Boats could be restricted on the Union Canal unless Scottish Canals gets more funding as is struggles to maintain its 250-year-old network.
The warning from the body, which depends on Scottish Government money, comes after it was forced to close four lifting bridges on the Forth & Clyde Canal over safety fears.
Scottish Canals interim chief executive Catherine Topley said: “Without additional investment, we will continue to see asset decline and asset failures – some of which may be substantial.
“We simply do not have the resources to do all that we would like to do, and this means we will have to make some hard decisions.”
A new asset management strategy published by the organisation stated that without more money, there would be a “restricted operation” on the Union canal and most of the Forth & Clyde canal.
Scottish Canals received £11.6 million for 2018/19 from the Scottish Government. But it said it has needed an extra £6m-£9m a year for several years to help cope with a £70m repair backlog.
The strategy said if funding fell to £10m, parts of both canals, along with the Crinan Canal, would be downgraded to “conserve” status.
That would involve “minimum care and maintenance to keep the canal safe”.
If only £7m was available, parts of the two Central Belt canals would be switched to “preserve” status, where “use of assets is withdrawn”.
Boat traffic on the Forth & Clyde Canal has already been restricted by bridge closures at Twechar and Bonnybridge, and two in Glasgow. Twechar has resumed limited opening.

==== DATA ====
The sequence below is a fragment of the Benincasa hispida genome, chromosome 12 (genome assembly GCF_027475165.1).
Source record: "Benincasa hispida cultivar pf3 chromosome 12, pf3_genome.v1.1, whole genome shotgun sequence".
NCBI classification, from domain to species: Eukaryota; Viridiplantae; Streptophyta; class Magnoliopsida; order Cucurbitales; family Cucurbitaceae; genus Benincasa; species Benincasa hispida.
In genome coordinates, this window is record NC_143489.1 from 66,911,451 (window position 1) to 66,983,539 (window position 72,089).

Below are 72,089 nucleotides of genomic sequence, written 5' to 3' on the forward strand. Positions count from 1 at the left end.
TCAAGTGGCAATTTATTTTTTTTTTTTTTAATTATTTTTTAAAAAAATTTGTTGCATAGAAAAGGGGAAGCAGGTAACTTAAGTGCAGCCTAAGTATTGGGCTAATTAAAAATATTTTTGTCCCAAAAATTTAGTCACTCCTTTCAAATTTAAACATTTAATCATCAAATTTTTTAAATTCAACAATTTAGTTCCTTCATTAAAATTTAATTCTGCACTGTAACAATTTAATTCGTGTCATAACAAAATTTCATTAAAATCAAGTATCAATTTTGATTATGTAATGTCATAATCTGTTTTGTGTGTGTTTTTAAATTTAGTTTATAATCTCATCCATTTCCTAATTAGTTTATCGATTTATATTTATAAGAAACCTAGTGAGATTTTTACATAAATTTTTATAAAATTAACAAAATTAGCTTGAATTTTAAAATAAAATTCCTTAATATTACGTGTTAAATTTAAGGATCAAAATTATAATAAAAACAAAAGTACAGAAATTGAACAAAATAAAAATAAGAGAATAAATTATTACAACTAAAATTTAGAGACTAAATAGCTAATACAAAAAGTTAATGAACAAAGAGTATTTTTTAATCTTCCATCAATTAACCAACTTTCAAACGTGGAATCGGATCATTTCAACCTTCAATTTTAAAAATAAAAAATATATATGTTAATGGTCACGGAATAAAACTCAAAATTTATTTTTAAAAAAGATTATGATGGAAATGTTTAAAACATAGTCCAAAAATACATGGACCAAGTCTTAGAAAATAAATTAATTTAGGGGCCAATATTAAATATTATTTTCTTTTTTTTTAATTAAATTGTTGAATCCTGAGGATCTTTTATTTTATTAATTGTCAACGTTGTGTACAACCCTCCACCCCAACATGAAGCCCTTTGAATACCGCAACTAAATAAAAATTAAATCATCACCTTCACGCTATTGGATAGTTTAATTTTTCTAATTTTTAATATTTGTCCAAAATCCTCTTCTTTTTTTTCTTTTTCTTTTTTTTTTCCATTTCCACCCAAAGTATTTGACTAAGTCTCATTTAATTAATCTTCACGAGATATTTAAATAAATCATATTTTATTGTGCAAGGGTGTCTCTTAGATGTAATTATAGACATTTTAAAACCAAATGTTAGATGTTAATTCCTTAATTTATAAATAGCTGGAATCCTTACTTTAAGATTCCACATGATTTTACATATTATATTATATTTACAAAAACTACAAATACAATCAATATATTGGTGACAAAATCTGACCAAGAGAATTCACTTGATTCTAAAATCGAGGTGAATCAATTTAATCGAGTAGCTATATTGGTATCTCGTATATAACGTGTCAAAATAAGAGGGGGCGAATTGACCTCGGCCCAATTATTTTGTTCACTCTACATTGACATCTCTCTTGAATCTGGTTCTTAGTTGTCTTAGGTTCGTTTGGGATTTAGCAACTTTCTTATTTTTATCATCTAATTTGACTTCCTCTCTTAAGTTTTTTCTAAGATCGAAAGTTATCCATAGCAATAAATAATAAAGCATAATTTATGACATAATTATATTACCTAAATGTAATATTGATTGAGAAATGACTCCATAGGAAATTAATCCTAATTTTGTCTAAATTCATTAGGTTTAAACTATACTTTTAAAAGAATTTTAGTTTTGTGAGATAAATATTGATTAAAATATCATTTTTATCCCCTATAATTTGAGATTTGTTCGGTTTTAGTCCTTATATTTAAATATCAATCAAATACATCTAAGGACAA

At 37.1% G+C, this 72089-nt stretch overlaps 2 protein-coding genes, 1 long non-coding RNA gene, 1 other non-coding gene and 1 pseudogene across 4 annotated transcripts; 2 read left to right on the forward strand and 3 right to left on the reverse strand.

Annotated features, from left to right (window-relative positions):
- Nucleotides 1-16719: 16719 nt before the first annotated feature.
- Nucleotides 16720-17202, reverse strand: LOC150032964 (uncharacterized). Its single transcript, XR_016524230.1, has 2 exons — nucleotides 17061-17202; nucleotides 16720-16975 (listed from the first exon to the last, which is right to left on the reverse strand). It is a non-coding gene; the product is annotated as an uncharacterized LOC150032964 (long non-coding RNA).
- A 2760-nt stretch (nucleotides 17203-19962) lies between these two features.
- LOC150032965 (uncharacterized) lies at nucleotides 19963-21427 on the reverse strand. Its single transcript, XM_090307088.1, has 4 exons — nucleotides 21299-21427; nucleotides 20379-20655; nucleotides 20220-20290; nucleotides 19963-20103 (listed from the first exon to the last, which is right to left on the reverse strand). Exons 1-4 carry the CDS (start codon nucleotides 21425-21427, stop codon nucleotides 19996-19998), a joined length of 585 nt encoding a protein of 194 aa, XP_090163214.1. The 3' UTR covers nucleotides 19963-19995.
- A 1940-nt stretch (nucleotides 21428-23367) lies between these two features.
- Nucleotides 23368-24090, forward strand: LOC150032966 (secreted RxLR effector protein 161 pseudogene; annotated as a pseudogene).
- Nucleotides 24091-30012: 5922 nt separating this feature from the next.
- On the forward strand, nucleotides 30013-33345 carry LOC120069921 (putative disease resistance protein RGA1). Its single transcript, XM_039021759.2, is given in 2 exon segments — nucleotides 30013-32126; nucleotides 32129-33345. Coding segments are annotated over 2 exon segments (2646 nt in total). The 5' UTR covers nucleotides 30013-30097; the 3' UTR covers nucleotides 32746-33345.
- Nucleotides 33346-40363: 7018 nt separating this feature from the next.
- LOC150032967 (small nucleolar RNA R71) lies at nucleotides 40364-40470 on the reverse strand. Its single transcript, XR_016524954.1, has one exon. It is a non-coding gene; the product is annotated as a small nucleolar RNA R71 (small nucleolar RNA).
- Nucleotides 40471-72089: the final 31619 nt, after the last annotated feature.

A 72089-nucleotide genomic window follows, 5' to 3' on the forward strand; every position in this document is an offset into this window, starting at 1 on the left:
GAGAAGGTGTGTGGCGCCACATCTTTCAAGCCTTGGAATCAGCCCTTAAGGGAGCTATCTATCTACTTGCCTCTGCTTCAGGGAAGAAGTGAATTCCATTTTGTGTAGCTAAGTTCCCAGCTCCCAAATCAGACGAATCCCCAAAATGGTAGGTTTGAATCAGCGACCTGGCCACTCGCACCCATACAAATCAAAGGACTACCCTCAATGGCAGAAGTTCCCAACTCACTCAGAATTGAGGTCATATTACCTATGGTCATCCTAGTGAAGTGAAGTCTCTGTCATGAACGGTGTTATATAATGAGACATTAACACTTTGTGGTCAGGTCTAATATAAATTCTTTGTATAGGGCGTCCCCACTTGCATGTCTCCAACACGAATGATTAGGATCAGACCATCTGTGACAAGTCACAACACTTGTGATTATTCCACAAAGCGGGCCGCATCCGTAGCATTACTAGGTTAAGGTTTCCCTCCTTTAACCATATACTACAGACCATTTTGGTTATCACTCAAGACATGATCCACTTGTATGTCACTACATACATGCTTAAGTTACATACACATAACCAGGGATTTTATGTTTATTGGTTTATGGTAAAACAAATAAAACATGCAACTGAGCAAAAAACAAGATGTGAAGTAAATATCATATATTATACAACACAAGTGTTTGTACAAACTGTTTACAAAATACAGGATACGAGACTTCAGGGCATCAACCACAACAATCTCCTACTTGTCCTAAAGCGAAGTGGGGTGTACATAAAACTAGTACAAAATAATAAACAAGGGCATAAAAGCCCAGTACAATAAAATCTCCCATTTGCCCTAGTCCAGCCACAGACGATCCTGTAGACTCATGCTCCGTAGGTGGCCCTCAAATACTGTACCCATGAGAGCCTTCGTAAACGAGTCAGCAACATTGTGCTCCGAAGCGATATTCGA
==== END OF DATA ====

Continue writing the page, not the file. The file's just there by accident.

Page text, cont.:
Pat Bowie, chairman of the Keep Canals Alive group, said: “This highlights how quickly the canals could fall back into disuse.”
Scottish Conservative Central Scotland MSP Alison Harris said: “This is a completely unacceptable state of affairs.
“Scottish Canals has failed to invest in maintaining its core product: the canal itself.”
The Scottish Government’s Transport Scotland agency said: “We recognise the challenges faced by Scottish Canals and will continue to work in partnership to support the organisation in their operations and to explore potential sources of funding.”
Scottish Canals said there could be restrictions in three or four years if funding did not increase.
A spokesperson said: “If grant in aid remains static, we may see restricted operations across the canal network, including on the Lowlands.
“However, this won’t mean canal closure, as boats will continue to move about locally and the many walkers, cyclists, paddlers and commuters will still be able to enjoy all that these linear parks have to offer